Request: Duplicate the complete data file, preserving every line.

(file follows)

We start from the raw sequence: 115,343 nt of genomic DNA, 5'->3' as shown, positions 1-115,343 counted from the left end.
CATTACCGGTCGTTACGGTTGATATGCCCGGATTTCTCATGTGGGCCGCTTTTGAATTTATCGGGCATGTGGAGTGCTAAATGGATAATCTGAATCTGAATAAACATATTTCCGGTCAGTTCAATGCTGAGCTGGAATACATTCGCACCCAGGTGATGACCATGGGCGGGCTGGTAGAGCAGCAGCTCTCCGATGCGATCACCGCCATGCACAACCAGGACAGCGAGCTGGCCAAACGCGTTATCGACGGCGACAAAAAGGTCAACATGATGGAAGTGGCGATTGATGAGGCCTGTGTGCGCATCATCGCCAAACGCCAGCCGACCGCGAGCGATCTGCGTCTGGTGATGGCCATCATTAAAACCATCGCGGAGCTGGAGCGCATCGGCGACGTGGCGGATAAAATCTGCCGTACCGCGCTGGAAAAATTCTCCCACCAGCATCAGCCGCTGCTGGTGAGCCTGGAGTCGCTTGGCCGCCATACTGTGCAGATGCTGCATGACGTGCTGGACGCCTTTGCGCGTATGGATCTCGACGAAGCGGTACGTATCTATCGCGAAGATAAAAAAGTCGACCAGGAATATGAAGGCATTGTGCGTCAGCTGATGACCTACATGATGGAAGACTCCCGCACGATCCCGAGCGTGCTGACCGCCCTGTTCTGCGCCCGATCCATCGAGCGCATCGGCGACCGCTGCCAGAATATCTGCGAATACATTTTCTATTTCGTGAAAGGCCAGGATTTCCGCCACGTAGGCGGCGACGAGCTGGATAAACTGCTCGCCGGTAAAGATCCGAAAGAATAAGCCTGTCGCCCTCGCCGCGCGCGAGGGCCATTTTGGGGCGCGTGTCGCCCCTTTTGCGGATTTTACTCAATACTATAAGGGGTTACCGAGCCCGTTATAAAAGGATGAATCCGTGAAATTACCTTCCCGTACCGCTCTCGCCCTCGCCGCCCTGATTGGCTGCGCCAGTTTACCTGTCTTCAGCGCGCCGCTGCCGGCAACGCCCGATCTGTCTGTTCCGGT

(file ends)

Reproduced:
We start from the raw sequence: 115,343 nt of genomic DNA, 5'->3' as shown, positions 1-115,343 counted from the left end.
CATTACCGGTCGTTACGGTTGATATGCCCGGATTTCTCATGTGGGCCGCTTTTGAATTTATCGGGCATGTGGAGTGCTAAATGGATAATCTGAATCTGAATAAACATATTTCCGGTCAGTTCAATGCTGAGCTGGAATACATTCGCACCCAGGTGATGACCATGGGCGGGCTGGTAGAGCAGCAGCTCTCCGATGCGATCACCGCCATGCACAACCAGGACAGCGAGCTGGCCAAACGCGTTATCGACGGCGACAAAAAGGTCAACATGATGGAAGTGGCGATTGATGAGGCCTGTGTGCGCATCATCGCCAAACGCCAGCCGACCGCGAGCGATCTGCGTCTGGTGATGGCCATCATTAAAACCATCGCGGAGCTGGAGCGCATCGGCGACGTGGCGGATAAAATCTGCCGTACCGCGCTGGAAAAATTCTCCCACCAGCATCAGCCGCTGCTGGTGAGCCTGGAGTCGCTTGGCCGCCATACTGTGCAGATGCTGCATGACGTGCTGGACGCCTTTGCGCGTATGGATCTCGACGAAGCGGTACGTATCTATCGCGAAGATAAAAAAGTCGACCAGGAATATGAAGGCATTGTGCGTCAGCTGATGACCTACATGATGGAAGACTCCCGCACGATCCCGAGCGTGCTGACCGCCCTGTTCTGCGCCCGATCCATCGAGCGCATCGGCGACCGCTGCCAGAATATCTGCGAATACATTTTCTATTTCGTGAAAGGCCAGGATTTCCGCCACGTAGGCGGCGACGAGCTGGATAAACTGCTCGCCGGTAAAGATCCGAAAGAATAAGCCTGTCGCCCTCGCCGCGCGCGAGGGCCATTTTGGGGCGCGTGTCGCCCCTTTTGCGGATTTTACTCAATACTATAAGGGGTTACCGAGCCCGTTATAAAAGGATGAATCCGTGAAATTACCTTCCCGTACCGCTCTCGCCCTCGCCGCCCTGATTGGCTGCGCCAGTTTACCTGTCTTCAGCGCGCCGCTGCCGGCAACGCCCGATCTGTCTGTTCCGGT